Birmingham pub bombs victims' families to lobby MEPs
Families of the victims of the Birmingham pub bombings are to travel to Brussels to lobby MEPs for an inquest into the deaths.
Twenty one people were killed and 182 injured when bombs exploded at two pubs on 21 November 1974.
Six men were jailed in 1975 but their convictions were quashed in 1991.
An inquest was opened after the bombings but closed without hearing evidence in 1975, after the guilty verdicts.
'Strength of character'
Julie Hambleton, whose sister Maxine was a teenager when she died, is one of 10 members of the Justice 4 the 21 campaign group travelling to the European Parliament on Tuesday, for a meeting with MEPs.
Ms Hambleton will be presenting to MEPs from Northern Ireland, Sweden and Holland and pressing for support for the campaign to reopen the inquests and release files put under a 75-year embargo.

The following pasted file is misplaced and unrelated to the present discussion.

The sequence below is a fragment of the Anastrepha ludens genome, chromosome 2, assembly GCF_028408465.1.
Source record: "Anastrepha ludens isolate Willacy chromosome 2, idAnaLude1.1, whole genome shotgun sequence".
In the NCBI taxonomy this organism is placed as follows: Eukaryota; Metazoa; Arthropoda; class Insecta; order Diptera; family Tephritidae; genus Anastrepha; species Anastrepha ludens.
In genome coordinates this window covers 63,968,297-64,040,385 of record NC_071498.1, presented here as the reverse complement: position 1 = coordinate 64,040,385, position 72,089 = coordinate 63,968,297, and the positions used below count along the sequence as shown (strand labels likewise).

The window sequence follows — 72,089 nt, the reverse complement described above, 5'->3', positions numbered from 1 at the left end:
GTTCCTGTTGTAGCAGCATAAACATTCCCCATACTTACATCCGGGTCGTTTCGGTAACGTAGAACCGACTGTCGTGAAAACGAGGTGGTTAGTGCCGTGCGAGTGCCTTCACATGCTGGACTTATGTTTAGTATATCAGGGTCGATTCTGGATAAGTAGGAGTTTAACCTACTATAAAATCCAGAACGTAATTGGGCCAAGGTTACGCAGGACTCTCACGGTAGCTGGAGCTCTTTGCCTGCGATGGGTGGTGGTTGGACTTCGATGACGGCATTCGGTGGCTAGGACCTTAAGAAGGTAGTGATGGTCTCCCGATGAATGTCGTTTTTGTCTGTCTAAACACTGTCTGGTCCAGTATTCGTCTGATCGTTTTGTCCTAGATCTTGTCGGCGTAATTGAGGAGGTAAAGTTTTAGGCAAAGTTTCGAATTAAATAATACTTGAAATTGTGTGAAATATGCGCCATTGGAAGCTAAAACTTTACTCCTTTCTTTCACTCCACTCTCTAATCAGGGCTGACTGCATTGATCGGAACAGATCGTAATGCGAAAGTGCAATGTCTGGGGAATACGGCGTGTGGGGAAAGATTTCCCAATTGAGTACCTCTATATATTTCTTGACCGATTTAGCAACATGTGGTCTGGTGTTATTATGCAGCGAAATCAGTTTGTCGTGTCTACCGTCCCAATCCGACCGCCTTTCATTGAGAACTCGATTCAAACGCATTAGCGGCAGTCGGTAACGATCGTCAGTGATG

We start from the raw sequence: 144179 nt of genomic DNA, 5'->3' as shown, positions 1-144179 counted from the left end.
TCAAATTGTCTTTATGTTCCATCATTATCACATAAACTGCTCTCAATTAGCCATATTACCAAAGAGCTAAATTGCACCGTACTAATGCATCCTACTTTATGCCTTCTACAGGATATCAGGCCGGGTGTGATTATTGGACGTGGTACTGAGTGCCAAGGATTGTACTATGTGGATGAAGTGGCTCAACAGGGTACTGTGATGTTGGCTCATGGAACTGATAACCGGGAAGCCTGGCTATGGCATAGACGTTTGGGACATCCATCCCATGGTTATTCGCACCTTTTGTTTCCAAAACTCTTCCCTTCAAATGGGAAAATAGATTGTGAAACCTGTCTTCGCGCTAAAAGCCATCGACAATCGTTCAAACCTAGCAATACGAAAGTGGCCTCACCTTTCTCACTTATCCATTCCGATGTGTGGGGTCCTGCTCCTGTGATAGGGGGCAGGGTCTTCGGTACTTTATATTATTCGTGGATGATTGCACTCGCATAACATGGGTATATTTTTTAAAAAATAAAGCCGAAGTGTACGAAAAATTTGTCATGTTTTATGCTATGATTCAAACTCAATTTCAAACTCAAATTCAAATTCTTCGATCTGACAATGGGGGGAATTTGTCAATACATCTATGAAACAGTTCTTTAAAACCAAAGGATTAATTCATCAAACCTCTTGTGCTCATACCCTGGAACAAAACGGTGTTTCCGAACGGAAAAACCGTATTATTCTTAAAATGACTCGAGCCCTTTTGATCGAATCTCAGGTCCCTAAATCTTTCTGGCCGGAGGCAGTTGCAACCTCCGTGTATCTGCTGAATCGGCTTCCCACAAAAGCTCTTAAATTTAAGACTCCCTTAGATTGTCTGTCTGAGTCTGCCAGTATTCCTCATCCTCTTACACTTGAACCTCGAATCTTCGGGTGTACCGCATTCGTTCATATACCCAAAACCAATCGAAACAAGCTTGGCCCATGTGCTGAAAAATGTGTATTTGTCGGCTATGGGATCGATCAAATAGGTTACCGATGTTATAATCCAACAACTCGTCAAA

She said: "Apparently, MEPs from other countries have shown an interest in our case so we are going to speak with them.
"We hope it will put pressure on our government to help and support our campaign."
On 4 March, Ms Hambleton met Home Secretary Theresa May.
She said she was still waiting to hear Ms May's response to their meeting.
Bill Etheridge, a UKIP MEP for the West Midlands, set up the meeting.
He said he was calling on politicians from all parties to get involved.
"I personally was massively impressed by Julie and her strength of character," he said. "I truly believe the families haven't been given the whole story and it's only fair justice should be brought."
Birmingham pub bombings
- Two bombs exploded at the Mulberry Bush and Tavern in The Town pubs in November 1974, killing 21 people
- Paddy Hill, Gerry Hunter, Johnny Walker, Hugh Callaghan, Richard McIlkenny and Billy Power - dubbed the Birmingham Six - were jailed for life in August 1975
- The case was referred back to the Court of Appeal but the convictions were upheld in 1988
- The Birmingham Six's convictions were quashed at London's Old Bailey in March 1991